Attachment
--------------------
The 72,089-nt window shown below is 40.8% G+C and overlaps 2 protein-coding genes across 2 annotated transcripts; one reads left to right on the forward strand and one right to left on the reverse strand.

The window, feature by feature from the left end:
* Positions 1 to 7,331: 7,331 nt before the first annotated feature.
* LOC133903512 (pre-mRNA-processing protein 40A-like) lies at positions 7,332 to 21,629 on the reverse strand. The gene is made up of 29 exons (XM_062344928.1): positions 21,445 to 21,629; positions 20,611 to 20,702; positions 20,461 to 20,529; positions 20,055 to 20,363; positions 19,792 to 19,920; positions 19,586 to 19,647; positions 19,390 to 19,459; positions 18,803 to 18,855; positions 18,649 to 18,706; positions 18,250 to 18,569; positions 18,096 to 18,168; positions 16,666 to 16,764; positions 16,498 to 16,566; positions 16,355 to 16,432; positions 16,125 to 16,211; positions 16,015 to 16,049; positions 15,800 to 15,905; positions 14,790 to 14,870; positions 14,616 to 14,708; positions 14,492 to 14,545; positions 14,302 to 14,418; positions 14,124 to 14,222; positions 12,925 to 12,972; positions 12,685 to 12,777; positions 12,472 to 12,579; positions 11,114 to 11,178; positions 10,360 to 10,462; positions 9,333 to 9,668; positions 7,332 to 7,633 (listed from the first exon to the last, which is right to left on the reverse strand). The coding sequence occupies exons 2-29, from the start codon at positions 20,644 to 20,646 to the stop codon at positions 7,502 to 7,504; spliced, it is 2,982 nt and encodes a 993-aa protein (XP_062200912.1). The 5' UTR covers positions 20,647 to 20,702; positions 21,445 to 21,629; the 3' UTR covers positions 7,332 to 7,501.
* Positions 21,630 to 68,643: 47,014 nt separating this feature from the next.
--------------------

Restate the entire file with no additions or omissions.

The 72,089-nt window shown below is 40.8% G+C and overlaps 2 protein-coding genes across 2 annotated transcripts; one reads left to right on the forward strand and one right to left on the reverse strand.

The window, feature by feature from the left end:
* Positions 1 to 7,331: 7,331 nt before the first annotated feature.
* LOC133903512 (pre-mRNA-processing protein 40A-like) lies at positions 7,332 to 21,629 on the reverse strand. The gene is made up of 29 exons (XM_062344928.1): positions 21,445 to 21,629; positions 20,611 to 20,702; positions 20,461 to 20,529; positions 20,055 to 20,363; positions 19,792 to 19,920; positions 19,586 to 19,647; positions 19,390 to 19,459; positions 18,803 to 18,855; positions 18,649 to 18,706; positions 18,250 to 18,569; positions 18,096 to 18,168; positions 16,666 to 16,764; positions 16,498 to 16,566; positions 16,355 to 16,432; positions 16,125 to 16,211; positions 16,015 to 16,049; positions 15,800 to 15,905; positions 14,790 to 14,870; positions 14,616 to 14,708; positions 14,492 to 14,545; positions 14,302 to 14,418; positions 14,124 to 14,222; positions 12,925 to 12,972; positions 12,685 to 12,777; positions 12,472 to 12,579; positions 11,114 to 11,178; positions 10,360 to 10,462; positions 9,333 to 9,668; positions 7,332 to 7,633 (listed from the first exon to the last, which is right to left on the reverse strand). The coding sequence occupies exons 2-29, from the start codon at positions 20,644 to 20,646 to the stop codon at positions 7,502 to 7,504; spliced, it is 2,982 nt and encodes a 993-aa protein (XP_062200912.1). The 5' UTR covers positions 20,647 to 20,702; positions 21,445 to 21,629; the 3' UTR covers positions 7,332 to 7,501.
* Positions 21,630 to 68,643: 47,014 nt separating this feature from the next.